Is the hair industry on the brink of a seismic shift? It’s a thought I’ve been mulling over lately when not one, not two, but three different women with full, bouncy curls you’d consider stealing told me they avoided heavy oils. For them, coconut oil is a four-letter word. Shea butter is verboten. Jojoba? Please. It was during this period that I was also introduced to Vernon François’s inaugural hair-care line, which is full of lightweight spray conditioners that you rinse off in the shower. Heavy conditioners are at death’s door, I say.
First, some context. François is a bit of a natural-hair-care wunderkind. The U.K. native recalls working on his first head of natural hair at 8 years old, and in the years since, has called Lupita Nyong’o, Kerry Washington, and Uzo Aduba his clients. His eponymous line, launched this month, was designed with “textured” hair in mind — think wavy, curly, and super-coily. There’s a “Dazzling Spritz Shine Spray” that is essentially a highlighter for hair. Swirls of mica are suspended in the bronze formula that glimmer delicately when misted. There are shampoos and moisturizers in the line as well, but the spray conditioners eclipse them all in creativity and utility.
Vernon François carries three conditioners that are targeted to treat damaged, coily, and loose curly hair. For the most part, the formulas are virtually identical, save for a few variations that are said to address specific needs (the damaged conditioner includes proteins to help strengthen strands, for example). My curls sit somewhere in between curly and coily, but I settled on testing the “Curl Command” conditioner, which is recommended for curly hair.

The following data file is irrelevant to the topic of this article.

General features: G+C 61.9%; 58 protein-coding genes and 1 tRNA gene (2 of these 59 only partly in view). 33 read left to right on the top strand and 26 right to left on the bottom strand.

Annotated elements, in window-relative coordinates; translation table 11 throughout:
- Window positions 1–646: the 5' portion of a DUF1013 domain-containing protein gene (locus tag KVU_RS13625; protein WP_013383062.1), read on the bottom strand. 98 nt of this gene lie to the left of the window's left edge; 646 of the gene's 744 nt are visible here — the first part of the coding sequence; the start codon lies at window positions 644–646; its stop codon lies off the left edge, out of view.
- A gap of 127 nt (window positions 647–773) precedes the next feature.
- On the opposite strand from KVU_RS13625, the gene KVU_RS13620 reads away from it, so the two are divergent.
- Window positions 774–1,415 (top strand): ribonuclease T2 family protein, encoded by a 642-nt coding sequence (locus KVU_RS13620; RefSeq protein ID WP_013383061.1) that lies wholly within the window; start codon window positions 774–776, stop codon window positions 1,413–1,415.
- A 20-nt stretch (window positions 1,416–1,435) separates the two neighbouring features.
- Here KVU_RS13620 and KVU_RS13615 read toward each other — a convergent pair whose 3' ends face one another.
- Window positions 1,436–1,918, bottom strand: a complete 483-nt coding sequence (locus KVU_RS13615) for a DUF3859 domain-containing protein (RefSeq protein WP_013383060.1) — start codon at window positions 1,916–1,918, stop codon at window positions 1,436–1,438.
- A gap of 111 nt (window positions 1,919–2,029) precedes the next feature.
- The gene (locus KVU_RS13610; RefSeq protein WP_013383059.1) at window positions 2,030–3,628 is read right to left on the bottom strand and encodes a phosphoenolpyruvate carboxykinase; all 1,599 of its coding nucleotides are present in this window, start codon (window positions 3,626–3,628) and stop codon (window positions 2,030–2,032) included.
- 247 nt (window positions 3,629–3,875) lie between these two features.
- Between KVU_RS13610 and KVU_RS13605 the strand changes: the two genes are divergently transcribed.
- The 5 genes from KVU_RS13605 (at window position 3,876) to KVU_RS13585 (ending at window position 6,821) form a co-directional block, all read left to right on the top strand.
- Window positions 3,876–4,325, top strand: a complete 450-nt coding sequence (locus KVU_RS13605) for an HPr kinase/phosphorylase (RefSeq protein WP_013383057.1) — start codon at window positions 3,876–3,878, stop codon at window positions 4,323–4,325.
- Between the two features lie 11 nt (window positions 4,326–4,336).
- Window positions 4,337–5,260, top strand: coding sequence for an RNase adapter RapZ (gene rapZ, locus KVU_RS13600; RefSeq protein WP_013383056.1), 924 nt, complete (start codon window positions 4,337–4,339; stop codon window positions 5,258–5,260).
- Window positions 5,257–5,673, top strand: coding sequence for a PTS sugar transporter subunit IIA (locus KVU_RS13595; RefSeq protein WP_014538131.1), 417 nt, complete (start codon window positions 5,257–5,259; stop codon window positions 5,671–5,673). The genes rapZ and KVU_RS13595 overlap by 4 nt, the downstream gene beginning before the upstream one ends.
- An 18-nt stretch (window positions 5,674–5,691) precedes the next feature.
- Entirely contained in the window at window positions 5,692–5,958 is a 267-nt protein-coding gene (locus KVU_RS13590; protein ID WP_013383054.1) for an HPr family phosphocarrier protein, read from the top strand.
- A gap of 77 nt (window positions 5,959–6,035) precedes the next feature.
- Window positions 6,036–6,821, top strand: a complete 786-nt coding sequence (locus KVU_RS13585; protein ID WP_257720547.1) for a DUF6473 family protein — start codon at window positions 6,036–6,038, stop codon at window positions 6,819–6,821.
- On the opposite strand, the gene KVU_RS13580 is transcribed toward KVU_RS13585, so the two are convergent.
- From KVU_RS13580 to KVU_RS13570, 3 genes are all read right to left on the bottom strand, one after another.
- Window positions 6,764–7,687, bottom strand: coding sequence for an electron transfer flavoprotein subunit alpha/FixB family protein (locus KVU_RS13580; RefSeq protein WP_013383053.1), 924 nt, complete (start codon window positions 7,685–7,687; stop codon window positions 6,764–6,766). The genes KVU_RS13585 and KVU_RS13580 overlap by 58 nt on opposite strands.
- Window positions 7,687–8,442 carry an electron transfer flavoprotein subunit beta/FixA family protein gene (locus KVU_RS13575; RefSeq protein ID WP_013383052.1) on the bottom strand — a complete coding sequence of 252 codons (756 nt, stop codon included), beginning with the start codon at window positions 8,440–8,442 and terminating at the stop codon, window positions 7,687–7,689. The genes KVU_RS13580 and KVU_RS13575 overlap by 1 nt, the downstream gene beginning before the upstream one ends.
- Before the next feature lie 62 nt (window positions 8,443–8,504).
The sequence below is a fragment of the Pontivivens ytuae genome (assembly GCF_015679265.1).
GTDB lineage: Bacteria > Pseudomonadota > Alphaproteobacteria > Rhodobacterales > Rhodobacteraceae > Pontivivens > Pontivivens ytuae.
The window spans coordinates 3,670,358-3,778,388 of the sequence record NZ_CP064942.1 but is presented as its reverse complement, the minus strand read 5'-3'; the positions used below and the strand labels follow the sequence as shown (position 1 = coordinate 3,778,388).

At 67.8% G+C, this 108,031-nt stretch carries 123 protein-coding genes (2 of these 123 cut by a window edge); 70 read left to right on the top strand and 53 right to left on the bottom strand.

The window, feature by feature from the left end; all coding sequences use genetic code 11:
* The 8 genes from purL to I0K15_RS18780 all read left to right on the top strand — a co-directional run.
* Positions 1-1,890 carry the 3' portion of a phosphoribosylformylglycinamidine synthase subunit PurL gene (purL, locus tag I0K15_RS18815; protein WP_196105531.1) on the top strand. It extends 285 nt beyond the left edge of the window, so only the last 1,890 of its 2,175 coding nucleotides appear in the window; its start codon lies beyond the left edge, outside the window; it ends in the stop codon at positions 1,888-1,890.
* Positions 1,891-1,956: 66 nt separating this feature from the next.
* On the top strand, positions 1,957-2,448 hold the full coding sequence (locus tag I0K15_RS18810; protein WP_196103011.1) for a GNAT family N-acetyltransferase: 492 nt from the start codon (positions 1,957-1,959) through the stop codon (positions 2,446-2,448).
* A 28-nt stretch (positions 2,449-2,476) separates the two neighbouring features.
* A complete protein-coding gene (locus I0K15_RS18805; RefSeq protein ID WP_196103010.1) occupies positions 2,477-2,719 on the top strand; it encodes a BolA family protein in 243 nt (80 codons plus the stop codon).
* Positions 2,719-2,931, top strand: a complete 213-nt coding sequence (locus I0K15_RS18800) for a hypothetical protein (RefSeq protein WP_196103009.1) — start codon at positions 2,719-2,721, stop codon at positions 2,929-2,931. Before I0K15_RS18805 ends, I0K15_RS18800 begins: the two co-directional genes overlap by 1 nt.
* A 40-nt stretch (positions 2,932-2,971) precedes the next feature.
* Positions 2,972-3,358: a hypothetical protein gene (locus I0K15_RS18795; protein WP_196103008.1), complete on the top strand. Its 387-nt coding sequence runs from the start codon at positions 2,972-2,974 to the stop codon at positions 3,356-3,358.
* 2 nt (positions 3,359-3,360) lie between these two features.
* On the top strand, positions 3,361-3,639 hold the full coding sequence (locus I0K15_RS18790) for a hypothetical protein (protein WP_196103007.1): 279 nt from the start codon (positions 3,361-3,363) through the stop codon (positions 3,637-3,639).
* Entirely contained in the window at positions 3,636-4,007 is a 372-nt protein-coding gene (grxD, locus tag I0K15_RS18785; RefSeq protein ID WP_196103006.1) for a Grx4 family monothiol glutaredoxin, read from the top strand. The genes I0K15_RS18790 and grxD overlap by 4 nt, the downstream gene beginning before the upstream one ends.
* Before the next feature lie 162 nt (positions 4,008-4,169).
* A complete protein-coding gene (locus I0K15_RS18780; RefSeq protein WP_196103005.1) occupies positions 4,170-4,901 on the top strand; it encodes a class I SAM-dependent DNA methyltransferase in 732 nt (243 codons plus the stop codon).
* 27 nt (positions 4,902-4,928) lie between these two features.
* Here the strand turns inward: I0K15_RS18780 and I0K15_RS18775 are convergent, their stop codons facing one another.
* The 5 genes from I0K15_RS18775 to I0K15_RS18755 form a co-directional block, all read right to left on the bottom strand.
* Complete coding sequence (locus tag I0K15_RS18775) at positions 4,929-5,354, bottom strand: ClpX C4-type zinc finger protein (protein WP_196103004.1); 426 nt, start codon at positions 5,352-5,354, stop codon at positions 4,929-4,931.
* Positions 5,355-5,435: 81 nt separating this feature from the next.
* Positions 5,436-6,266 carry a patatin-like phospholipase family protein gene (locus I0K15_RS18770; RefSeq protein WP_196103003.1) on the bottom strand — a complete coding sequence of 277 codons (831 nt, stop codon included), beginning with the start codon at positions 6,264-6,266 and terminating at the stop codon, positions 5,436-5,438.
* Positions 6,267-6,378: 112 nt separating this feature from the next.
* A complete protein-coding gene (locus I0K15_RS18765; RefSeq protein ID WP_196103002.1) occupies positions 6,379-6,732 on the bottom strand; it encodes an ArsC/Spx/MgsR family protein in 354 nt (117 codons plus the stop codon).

The conditioner is easy to apply. After shampooing, you are instructed to separate hair into four areas and spray the vetiver-scented formula throughout. The spray, François says, is intended to ensure a more even distribution. There are some oils in the sprays (both coconut and jojoba make an appearance), but they are in scant amounts. I typically leave the formula in my hair for a few minutes before rinsing, though the instructions don’t indicate a specific length of time that the conditioner should stay on hair.
Here’s what the spray doesn’t do: weigh hair down, take forever to dry, and build up on your scalp. Are there masks that offer better conditioning? Of course, but for individuals who have curly hair that requires frequent conditioning but fear drab, heavy curls, it’s a wonderful solution — a conditioner that springs curls to life.
Vernon François Curl Command Conditioner, $40 at Net-A-Porter.